We’ll be pretty busy preparing scrumptious breakfasts for guests this weekend, but if you feel like “getting back to the earth” on the holiday this weekend, try using natural dyes for coloring hard cooked eggs. It’s amazing what colors you can come up with. An edible nest to display your pretty eggs is the perfect container. Just follow these easy instructions:
Chop fresh or dried materials into tiny pieces. Use non-aluminum container, boil each color separately using 1 gallon of water, 1/2 cup of vinegar (to set the color) and ½ to 1 cup of ingredients. Once boiled, dyes can be stored in the refrigerator for later use. Cook eggs before coloring them, but don’t bring them to a rolling boil, which can cause cracks in the shells.
To cook the eggs, add 1 tablespoon of vinegar to the water in a pan, and bring the liquid to a light simmer. Add the eggs and remove the pot from the heat. Let the eggs steep in the vinegar water until they are cool enough to remove by hand.
Colors will vary depending on how much of each ingredient is used and how long the egg soaks in the mixture.
Bark: boil one hour; Brown = ash, birch, walnut, maple, hemlock
Black = alder
Gold = eucalyptus
Red = bayberry
Twigs and leaves: boil two hours
Gray = blackberry plat
Yellow = poplar leaves, peach leaves
Lime green = lily of the valley leaves
Vegetables and berries: boil 45 minutes
Red = red onion skins, raspberries, beets, strawberries, red cabbage
Yellow = onion skin
Blue = blueberries, boysenberries, red cabbage
Green = spinach, squash, kale, parsley, new mint leaves or new ivy leaves
Brown = coffee grounds
Orange = carrots
Orange = boil 4 cups of onions skins and 2 tablespoons of vinegar in a quart of water, simmer 30 minutes
Pink = beets
Purple = blackberries, red grapes
Flowers: boil 15 minutes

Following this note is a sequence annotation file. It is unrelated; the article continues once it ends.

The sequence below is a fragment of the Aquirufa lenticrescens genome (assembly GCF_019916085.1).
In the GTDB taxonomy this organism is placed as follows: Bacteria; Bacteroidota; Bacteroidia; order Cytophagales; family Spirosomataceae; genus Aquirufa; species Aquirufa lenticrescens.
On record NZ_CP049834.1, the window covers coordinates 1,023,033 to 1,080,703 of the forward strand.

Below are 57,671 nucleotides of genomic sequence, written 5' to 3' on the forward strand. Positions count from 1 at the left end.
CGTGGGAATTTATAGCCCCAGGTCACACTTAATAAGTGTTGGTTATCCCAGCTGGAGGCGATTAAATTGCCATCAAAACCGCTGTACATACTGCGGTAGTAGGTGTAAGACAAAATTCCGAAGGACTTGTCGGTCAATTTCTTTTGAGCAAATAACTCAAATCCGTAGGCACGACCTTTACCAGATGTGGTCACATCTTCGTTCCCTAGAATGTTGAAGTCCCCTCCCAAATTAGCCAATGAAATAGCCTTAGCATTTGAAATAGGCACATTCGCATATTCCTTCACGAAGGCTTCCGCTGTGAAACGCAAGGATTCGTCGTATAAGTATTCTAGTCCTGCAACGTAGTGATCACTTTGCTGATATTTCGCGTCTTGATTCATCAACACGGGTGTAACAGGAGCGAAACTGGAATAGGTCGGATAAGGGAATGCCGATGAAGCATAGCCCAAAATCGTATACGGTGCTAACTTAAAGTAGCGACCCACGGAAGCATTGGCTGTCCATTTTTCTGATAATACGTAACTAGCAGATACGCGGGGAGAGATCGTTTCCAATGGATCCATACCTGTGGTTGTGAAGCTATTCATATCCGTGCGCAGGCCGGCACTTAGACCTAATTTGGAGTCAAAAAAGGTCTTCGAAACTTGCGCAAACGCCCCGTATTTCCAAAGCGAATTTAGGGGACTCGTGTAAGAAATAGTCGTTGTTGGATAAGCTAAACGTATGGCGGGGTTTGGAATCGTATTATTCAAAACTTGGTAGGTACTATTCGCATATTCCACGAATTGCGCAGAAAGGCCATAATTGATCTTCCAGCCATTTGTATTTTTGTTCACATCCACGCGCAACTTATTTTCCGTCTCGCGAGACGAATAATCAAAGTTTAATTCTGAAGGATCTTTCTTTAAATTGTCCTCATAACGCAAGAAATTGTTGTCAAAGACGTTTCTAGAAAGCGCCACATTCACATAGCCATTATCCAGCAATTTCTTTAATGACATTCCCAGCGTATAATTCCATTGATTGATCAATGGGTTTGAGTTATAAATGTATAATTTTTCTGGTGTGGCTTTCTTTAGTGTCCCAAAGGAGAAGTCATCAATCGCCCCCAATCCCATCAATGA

Green = morning glory
Beige = red bougainvillea
Blue = cornflower, larkspur
Red = bloodroot poppy, red zinnias
Yellow = goldenrod, dahlias, marguerites, dried marigolds
Brown = turmeric, brewed coffee
Yellow = chamomile tea
Wrap eggs with rubber bands or drizzle with rubber cement over the shells before dying to create interesting designs.
Source: Green Hotels Association
If you’d like to make edible nests to display your cute, natural Easter eggs, you can quickly pull them together with Kataifi, which is shredded phyllo dough available in the freezer section of grocery stores and specialty stores.
Preheat your oven to 375° degrees F. Brush large muffin tins or pie tins (depending on the size of nest you want) with butter.
Separate the shredded phyllo (8 ounces) into bundles and cut each into 2-inch lengths. Place the shreds in a bowl and use your fingers to separate them into a loose pile. Toss them with 3 – 4 tablespoons of unsalted butter, a tablespoon or more of sugar, and a bit of cinnamon in you like.
Divide the shreds into the tins and press into the bottoms and up the sides. Cook until golden and crisp around the edges, about 15 minutes. Let cool and remove them carefully from the tins.
They’re now ready to nestle your beautiful, natural eggs into them.